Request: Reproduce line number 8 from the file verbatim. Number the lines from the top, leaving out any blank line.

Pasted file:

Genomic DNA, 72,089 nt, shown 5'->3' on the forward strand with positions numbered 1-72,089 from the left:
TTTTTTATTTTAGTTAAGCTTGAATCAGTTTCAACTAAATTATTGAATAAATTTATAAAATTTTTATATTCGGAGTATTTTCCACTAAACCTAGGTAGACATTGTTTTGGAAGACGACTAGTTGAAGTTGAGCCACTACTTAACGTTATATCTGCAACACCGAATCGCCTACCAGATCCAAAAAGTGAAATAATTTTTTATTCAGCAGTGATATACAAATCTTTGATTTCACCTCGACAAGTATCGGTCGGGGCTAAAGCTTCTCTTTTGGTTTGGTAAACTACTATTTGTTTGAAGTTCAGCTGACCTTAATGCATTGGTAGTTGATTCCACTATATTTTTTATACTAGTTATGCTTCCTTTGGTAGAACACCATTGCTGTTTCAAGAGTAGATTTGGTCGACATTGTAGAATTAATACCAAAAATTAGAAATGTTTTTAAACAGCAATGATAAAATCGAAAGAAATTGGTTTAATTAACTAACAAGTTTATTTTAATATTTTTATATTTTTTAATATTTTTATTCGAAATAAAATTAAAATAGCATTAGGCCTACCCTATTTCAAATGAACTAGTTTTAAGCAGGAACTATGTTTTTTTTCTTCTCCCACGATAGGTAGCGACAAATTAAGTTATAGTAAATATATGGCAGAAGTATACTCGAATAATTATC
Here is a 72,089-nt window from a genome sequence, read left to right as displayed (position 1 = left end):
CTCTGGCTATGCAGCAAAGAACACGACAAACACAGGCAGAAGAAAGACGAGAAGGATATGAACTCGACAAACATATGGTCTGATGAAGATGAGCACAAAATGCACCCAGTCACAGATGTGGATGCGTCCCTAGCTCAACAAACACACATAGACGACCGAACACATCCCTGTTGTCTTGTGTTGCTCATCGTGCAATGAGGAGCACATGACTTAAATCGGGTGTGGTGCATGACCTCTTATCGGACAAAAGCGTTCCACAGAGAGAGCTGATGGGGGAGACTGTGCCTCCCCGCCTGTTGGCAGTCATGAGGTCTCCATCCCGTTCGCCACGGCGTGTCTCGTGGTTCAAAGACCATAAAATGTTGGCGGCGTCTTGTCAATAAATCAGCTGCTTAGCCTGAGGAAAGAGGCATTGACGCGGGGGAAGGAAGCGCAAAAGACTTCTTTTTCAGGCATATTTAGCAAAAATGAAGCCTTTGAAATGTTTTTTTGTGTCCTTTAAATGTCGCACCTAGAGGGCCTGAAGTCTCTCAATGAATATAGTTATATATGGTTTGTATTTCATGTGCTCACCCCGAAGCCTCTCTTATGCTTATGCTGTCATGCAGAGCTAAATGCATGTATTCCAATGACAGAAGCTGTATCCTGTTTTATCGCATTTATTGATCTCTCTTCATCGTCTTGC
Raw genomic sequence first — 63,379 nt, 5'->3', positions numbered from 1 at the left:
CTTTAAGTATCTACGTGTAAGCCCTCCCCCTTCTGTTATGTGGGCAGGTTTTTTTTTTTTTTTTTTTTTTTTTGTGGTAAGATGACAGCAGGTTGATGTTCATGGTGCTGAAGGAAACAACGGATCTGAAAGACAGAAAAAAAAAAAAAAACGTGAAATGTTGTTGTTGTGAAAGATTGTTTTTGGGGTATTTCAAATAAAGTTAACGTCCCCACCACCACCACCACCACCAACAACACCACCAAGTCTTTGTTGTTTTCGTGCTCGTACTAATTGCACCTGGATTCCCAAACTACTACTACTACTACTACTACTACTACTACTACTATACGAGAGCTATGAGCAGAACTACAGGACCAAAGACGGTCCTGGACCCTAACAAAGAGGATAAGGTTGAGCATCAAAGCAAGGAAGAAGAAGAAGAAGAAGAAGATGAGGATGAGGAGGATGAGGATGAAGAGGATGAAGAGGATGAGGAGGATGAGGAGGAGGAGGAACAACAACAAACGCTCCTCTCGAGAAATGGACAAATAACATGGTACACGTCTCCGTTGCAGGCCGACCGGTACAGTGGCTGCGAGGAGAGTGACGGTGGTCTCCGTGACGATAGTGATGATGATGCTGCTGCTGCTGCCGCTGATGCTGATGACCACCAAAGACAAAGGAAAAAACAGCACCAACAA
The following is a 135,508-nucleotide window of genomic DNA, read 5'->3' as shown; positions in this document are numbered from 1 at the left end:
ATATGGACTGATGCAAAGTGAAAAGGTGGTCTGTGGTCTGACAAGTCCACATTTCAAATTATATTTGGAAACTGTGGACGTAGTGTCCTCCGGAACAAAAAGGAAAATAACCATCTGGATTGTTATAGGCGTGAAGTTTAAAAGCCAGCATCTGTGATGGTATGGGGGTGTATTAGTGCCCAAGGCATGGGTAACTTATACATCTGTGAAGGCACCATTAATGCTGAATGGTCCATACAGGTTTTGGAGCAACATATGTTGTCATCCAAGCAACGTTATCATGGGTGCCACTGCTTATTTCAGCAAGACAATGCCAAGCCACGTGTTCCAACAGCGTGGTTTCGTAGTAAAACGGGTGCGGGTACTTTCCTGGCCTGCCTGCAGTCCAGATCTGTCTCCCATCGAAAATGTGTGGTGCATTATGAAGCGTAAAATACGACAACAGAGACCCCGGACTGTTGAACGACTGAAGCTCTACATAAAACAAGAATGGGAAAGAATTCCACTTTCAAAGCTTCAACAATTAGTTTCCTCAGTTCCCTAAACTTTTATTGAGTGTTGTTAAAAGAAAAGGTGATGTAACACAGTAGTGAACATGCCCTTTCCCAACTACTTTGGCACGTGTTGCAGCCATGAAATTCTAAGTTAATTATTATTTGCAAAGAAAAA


ATATGGACTGATGCAAAGTGAAAAGGTGGTCTGTGGTCTGACAAGTCCACATTTCAAATTATATTTGGAAACTGTGGACGTAGTGTCCTCCGGAACAAAAAGGAAAATAACCATCTGGATTGTTATAGGCGTGAAGTTTAAAAGCCAGCATCTGTGATGGTATGGGGGTGTATTAGTGCCCAAGGCATGGGTAACTTATACATCTGTGAAGGCACCATTAATGCTGAATGGTCCATACAGGTTTTGGAGCAACATATGTTGTCATCCAAGCAACGTTATCATGGGTGCCACTGCTTATTTCAGCAAGACAATGCCAAGCCACGTGTTCCAACAGCGTGGTTTCGTAGTAAAACGGGTGCGGGTACTTTCCTGGCCTGCCTGCAGTCCAGATCTGTCTCCCATCGAAAATGTGTGGTGCATTATGAAGCGTAAAATACGACAACAGAGACCCCGGACTGTTGAACGACTGAAGCTCTACATAAAACAAGAATGGGAAAGAATTCCACTTTCAAAGCTTCAACAATTAGTTTCCTCAGTTCCCTAAACTTTTATTGAGTGTTGTTAAAAGAAAAGGTGATGTAACACAGTAGTGAACATGCCCTTTCCCAACTACTTTGGCACGTGTTGCAGCCATGAAATTCTAAGTTAATTATTATTTGCAAAGAAAAA